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Minerva Cardioangiologica 2008 February;56(1):127-37

Copyright © 2008 EDIZIONI MINERVA MEDICA

language: English

Drug-eluting stent thrombosis

Steinberg D. H., Satler L. F.

Division of Cardiology Washington Hospital Center Washington, DC, USA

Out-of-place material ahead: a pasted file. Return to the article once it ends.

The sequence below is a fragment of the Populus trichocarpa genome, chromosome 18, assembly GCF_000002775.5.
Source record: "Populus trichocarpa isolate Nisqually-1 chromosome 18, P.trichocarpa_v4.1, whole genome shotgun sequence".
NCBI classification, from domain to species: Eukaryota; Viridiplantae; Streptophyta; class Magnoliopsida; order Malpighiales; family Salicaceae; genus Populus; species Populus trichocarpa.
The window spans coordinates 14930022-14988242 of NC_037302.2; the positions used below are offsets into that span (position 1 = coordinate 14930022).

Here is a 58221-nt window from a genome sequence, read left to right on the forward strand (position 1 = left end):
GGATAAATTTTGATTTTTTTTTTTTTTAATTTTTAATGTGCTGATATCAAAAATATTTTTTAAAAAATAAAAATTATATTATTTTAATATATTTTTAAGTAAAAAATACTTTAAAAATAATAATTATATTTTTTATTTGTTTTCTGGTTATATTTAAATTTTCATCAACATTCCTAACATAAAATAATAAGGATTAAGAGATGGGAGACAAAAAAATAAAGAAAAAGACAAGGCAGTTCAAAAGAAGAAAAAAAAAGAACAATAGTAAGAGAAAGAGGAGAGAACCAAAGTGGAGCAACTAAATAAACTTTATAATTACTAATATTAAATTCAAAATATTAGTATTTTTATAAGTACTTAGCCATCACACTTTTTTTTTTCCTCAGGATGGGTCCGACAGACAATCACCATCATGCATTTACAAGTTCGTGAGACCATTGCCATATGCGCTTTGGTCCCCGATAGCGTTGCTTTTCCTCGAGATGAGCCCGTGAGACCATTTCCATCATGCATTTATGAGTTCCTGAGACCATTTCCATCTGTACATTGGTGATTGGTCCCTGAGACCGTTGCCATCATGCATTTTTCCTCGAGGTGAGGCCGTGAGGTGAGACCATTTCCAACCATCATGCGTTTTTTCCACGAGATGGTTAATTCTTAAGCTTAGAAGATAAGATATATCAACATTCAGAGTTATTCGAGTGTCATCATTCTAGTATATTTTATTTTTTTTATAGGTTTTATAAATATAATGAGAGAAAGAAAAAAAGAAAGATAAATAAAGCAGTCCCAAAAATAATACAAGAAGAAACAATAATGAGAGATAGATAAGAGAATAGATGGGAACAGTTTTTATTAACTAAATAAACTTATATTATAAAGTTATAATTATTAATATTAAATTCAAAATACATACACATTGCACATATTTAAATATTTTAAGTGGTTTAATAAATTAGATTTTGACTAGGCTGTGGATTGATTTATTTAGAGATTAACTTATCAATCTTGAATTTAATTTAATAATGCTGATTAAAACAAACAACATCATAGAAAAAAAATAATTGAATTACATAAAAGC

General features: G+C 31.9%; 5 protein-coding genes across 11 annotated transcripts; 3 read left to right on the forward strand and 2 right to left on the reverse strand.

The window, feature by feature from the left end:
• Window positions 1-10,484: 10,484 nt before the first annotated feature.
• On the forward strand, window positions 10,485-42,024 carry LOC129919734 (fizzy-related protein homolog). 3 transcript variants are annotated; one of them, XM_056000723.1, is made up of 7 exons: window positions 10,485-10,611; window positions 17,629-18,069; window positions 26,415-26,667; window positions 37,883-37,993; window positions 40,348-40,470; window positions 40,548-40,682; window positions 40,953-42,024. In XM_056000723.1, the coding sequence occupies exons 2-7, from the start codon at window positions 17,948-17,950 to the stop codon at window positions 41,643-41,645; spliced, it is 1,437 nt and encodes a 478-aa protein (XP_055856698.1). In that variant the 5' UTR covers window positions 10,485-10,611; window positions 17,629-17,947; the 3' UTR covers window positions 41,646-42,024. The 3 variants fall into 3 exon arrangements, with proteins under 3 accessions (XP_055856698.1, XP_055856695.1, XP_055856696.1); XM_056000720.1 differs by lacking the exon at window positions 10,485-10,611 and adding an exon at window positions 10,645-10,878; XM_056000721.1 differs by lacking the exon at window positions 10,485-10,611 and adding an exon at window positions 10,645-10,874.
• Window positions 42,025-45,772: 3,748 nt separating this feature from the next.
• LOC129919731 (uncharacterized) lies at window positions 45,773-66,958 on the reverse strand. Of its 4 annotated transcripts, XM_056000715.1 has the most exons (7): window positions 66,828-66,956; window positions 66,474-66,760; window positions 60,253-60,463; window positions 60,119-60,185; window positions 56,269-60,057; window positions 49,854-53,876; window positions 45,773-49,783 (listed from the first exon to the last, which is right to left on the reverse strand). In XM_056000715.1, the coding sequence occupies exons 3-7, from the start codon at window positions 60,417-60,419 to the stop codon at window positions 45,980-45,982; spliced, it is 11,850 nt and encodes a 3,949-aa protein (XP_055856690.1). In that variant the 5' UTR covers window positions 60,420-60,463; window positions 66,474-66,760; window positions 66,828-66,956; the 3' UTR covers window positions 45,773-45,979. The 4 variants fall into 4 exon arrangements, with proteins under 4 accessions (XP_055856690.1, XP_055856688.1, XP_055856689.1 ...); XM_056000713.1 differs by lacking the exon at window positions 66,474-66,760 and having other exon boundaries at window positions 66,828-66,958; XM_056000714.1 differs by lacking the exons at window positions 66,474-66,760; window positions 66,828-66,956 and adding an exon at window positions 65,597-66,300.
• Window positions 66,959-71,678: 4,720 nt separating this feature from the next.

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When compared to bare metal stents (BMS), drug-eluting stents (DES) are associated with a dramatic reduction in restenosis and target lesion revascularization. However, the benefit of DES is limited to restenosis, and DES utilization does not translate into reductions in death or myocardial infarction. Additionally, concern exists regarding the long-term safety of DES, as there appears to be a small but real increase in late (LST) and very late stent thrombosis (VLST), seen particularly after the discontinuation of antiplatelet therapy. The specter of LST and VLST has curtailed enthusiasm for widespread DES utilization mandating critical appraisal of DES and the optimal role they play in percutaneous coronary intervention. The incidence of DES thrombosis is debated and varies somewhat by definition. The mechanisms are multifactorial, and involve patient, lesion, stent and physician related factors. Some of these factors are modifiable at the physician-patient level, while others are not. This review focuses on DES thrombosis, with particular attention paid to the definitions, incidence, mechanisms and clinical implications.

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